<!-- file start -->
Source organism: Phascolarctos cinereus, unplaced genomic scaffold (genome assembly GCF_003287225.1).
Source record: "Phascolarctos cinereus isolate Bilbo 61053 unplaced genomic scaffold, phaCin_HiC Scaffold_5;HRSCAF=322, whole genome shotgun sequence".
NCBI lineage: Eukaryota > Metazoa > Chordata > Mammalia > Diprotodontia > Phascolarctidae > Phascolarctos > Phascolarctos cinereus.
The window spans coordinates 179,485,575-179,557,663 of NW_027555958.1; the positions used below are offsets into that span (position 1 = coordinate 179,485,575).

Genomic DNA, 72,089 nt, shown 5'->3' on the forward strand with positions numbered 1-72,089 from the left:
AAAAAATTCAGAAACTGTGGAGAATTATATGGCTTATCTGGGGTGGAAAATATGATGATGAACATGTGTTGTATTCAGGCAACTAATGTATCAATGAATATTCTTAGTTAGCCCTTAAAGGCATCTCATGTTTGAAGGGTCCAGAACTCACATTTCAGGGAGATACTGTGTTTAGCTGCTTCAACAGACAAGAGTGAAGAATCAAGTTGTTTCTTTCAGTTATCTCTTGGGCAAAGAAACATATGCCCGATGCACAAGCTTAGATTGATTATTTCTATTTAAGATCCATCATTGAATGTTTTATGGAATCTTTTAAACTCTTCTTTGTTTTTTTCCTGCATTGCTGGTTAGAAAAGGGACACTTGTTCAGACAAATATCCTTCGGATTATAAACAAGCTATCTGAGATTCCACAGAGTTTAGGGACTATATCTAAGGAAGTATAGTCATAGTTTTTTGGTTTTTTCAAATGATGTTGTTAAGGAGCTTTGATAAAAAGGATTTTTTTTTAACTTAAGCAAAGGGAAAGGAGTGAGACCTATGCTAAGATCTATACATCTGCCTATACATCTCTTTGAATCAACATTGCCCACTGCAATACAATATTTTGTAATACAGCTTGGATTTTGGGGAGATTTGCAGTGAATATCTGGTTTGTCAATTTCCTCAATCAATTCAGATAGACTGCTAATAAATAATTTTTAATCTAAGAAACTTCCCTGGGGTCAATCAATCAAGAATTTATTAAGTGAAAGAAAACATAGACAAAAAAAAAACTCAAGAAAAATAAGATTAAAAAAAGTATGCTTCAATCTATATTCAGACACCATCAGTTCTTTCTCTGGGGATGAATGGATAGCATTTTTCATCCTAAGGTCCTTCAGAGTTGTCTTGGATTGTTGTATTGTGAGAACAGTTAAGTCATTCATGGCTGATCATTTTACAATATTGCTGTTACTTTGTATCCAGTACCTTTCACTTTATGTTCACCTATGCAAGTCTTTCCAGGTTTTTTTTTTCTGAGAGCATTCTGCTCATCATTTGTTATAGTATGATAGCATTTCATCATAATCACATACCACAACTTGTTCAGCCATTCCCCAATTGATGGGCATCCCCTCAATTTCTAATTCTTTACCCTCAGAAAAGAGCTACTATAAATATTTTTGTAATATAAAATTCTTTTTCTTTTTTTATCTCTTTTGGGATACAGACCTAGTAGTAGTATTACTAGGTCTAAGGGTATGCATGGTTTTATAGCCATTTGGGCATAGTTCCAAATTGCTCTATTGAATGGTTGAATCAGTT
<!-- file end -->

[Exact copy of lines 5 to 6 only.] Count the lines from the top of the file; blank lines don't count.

Genomic DNA, 72,089 nt, shown 5'->3' on the forward strand with positions numbered 1-72,089 from the left:
AAAAAATTCAGAAACTGTGGAGAATTATATGGCTTATCTGGGGTGGAAAATATGATGATGAACATGTGTTGTATTCAGGCAACTAATGTATCAATGAATATTCTTAGTTAGCCCTTAAAGGCATCTCATGTTTGAAGGGTCCAGAACTCACATTTCAGGGAGATACTGTGTTTAGCTGCTTCAACAGACAAGAGTGAAGAATCAAGTTGTTTCTTTCAGTTATCTCTTGGGCAAAGAAACATATGCCCGATGCACAAGCTTAGATTGATTATTTCTATTTAAGATCCATCATTGAATGTTTTATGGAATCTTTTAAACTCTTCTTTGTTTTTTTCCTGCATTGCTGGTTAGAAAAGGGACACTTGTTCAGACAAATATCCTTCGGATTATAAACAAGCTATCTGAGATTCCACAGAGTTTAGGGACTATATCTAAGGAAGTATAGTCATAGTTTTTTGGTTTTTTCAAATGATGTTGTTAAGGAGCTTTGATAAAAAGGATTTTTTTTTAACTTAAGCAAAGGGAAAGGAGTGAGACCTATGCTAAGATCTATACATCTGCCTATACATCTCTTTGAATCAACATTGCCCACTGCAATACAATATTTTGTAATACAGCTTGGATTTTGGGGAGATTTGCAGTGAATATCTGGTTTGTCAATTTCCTCAATCAATTCAGATAGACTGCTAATAAATAATTTTTAATCTAAGAAACTTCCCTGGGGTCAATCAATCAAGAATTTATTAAGTGAAAGAAAACATAGACAAAAAAAAAACTCAAGAAAAATAAGATTAAAAAAAGTATGCTTCAATCTATATTCAGACACCATCAGTTCTTTCTCTGGGGATGAATGGATAGCATTTTTCATCCTAAGGTCCTTCAGAGTTGTCTTGGATTGTTGTATTGTGAGAACAGTTAAGTCATTCATGGCTGATCATTTTACAATATTGCTGTTACTTTGTATCCAGTACCTTTCACTTTATGTTCACCTATGCAAGTCTTTCCAGGTTTTTTTTTTCTGAGAGCATTCTGCTCATCATTTGTTATAGTATGATAGCATTTCATCATAATCACATACCACAACTTGTTCAGCCATTCCCCAATTGATGGGCATCCCCTCAATTTCTAATTCTTTACCCTCAGAAAAGAGCTACTATAAATATTTTTGTAATATAAAATTCTTTTTCTTTTTTTATCTCTTTTGGGATACAGACCTAGTAGTAGTATTACTAGGTCTAAGGGTATGCATGGTTTTATAGCCATTTGGGCATAGTTCCAAATTGCTCTATTGAATGGTTGAATCAGTT